Traditionally many employers use interview results, resumes, and previous leadership accolades as selection criteria to determine if a leader would be hired and effective within in the organization. In some instances it is determined that the leader was not the right fit for the organization, this results in lost productivity, poor morale, and wasted resources to replace the hire. Many companies are hiring leaders that are not as effective as they could be at leading, and leadership attributes are not taken into consideration when hiring these leaders. The need to implement how to identify leadership attributes during the hiring process to determine how they align with company goals, is essential to success within a company. Weak leadership in an organization can diminish productivity and can hinder organizational growth, leaving a stagnant organizational culture where mediocrity may ensue. It is beneficial for an organization to hire strong leaders that embody the concept of cultivating a salient workforce, while supporting robust strategic goals of the future. When an organization understands the benefits of selecting efficacious leaders, this may produce highly favorable results. Research shows that leadership and self-efficacy are connected, and are linked to performance outcomes. This systematic review will investigate if leadership attributes and self-efficacy characteristics can result in effective leadership and higher performance levels. This is important to practitioners as there is an ongoing need to prevent leadership failure within an organization.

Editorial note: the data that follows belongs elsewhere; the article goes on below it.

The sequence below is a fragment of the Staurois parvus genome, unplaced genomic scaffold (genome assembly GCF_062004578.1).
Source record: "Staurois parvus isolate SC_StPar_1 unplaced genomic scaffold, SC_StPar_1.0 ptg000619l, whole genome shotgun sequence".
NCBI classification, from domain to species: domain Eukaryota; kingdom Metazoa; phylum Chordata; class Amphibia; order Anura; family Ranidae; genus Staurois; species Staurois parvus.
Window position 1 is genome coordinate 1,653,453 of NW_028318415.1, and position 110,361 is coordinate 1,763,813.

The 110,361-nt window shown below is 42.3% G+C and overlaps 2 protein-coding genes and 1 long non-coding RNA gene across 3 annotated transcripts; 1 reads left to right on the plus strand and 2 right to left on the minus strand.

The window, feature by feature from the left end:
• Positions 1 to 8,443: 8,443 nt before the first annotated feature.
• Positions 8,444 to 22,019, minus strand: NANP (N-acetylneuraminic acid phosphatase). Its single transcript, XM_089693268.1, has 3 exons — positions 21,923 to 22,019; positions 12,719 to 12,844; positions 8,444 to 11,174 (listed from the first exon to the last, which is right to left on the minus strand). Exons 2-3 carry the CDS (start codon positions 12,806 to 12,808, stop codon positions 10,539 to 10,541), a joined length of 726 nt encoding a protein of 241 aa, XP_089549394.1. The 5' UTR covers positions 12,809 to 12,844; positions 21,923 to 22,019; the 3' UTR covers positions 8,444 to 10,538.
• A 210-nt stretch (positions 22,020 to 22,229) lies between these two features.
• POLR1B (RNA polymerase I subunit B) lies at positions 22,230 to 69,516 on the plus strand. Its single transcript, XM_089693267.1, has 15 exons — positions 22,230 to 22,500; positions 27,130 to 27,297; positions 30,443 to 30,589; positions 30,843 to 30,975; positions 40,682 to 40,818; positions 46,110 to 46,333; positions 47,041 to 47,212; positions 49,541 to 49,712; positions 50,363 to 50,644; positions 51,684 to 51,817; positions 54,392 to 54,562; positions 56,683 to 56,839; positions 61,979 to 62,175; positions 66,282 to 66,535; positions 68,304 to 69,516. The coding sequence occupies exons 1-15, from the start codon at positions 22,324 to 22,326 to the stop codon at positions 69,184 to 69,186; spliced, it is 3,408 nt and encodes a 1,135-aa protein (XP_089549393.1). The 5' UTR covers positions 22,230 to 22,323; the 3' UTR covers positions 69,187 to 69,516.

Literature Background

Self-Efficacy: Self-efficacy is how an individual view their personal abilities regarding how well they can perform a task, thinks, behaves, and how motivated they are to achieve goals, and is a useful measurement used to predict behavioral outcomes when compared to other constructs related to motivation [1] .Self-efficacy is derived from four main sources: mastery experiences, physiological and emotional stresses, vicarious experiences, and social persuasion (Bandura, 1994, p. 32). These components collectively determine how efficacious an individual is and how likely they will successfully complete a task. Research based on the self-efficacy theory has found that personal efficacy influences the goals people choose, their aspirations, how much effort they will exert on a given task, and how long they will persist in the face of difficulties, obstacles and disappointments [2]. Over the last two decades, research findings have demonstrated a consistent relationship between self-efficacy and work-related performance .[3]